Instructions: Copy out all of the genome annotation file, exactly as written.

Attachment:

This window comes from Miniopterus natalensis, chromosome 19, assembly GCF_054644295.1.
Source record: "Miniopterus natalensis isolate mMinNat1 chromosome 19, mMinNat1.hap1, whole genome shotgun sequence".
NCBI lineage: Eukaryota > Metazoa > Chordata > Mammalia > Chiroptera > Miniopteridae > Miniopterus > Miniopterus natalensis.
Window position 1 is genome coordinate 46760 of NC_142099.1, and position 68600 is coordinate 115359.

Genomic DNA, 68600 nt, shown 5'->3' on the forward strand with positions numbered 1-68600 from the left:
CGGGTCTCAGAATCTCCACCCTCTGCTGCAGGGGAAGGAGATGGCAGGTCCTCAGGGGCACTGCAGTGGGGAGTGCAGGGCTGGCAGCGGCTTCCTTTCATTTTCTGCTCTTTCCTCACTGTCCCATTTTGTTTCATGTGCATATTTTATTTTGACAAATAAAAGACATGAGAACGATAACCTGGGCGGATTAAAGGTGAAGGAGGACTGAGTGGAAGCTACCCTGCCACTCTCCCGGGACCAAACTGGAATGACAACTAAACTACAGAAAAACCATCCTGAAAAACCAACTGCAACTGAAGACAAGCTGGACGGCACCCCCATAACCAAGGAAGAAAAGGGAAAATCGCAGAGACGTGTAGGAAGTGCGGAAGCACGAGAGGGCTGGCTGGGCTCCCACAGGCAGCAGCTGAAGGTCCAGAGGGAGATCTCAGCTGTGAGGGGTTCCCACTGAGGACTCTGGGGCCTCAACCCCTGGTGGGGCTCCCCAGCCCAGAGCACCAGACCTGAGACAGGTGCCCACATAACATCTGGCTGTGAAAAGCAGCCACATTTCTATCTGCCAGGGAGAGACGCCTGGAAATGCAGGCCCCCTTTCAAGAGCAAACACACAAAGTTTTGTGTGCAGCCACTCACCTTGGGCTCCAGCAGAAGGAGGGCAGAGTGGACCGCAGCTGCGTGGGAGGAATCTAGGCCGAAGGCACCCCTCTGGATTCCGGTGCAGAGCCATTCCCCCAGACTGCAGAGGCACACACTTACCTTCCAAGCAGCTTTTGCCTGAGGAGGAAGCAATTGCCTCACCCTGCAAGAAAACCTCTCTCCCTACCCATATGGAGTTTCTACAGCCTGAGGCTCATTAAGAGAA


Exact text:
This window comes from Miniopterus natalensis, chromosome 19, assembly GCF_054644295.1.
Source record: "Miniopterus natalensis isolate mMinNat1 chromosome 19, mMinNat1.hap1, whole genome shotgun sequence".
NCBI lineage: Eukaryota > Metazoa > Chordata > Mammalia > Chiroptera > Miniopteridae > Miniopterus > Miniopterus natalensis.
Window position 1 is genome coordinate 46760 of NC_142099.1, and position 68600 is coordinate 115359.

Genomic DNA, 68600 nt, shown 5'->3' on the forward strand with positions numbered 1-68600 from the left:
CGGGTCTCAGAATCTCCACCCTCTGCTGCAGGGGAAGGAGATGGCAGGTCCTCAGGGGCACTGCAGTGGGGAGTGCAGGGCTGGCAGCGGCTTCCTTTCATTTTCTGCTCTTTCCTCACTGTCCCATTTTGTTTCATGTGCATATTTTATTTTGACAAATAAAAGACATGAGAACGATAACCTGGGCGGATTAAAGGTGAAGGAGGACTGAGTGGAAGCTACCCTGCCACTCTCCCGGGACCAAACTGGAATGACAACTAAACTACAGAAAAACCATCCTGAAAAACCAACTGCAACTGAAGACAAGCTGGACGGCACCCCCATAACCAAGGAAGAAAAGGGAAAATCGCAGAGACGTGTAGGAAGTGCGGAAGCACGAGAGGGCTGGCTGGGCTCCCACAGGCAGCAGCTGAAGGTCCAGAGGGAGATCTCAGCTGTGAGGGGTTCCCACTGAGGACTCTGGGGCCTCAACCCCTGGTGGGGCTCCCCAGCCCAGAGCACCAGACCTGAGACAGGTGCCCACATAACATCTGGCTGTGAAAAGCAGCCACATTTCTATCTGCCAGGGAGAGACGCCTGGAAATGCAGGCCCCCTTTCAAGAGCAAACACACAAAGTTTTGTGTGCAGCCACTCACCTTGGGCTCCAGCAGAAGGAGGGCAGAGTGGACCGCAGCTGCGTGGGAGGAATCTAGGCCGAAGGCACCCCTCTGGATTCCGGTGCAGAGCCATTCCCCCAGACTGCAGAGGCACACACTTACCTTCCAAGCAGCTTTTGCCTGAGGAGGAAGCAATTGCCTCACCCTGCAAGAAAACCTCTCTCCCTACCCATATGGAGTTTCTACAGCCTGAGGCTCATTAAGAGAA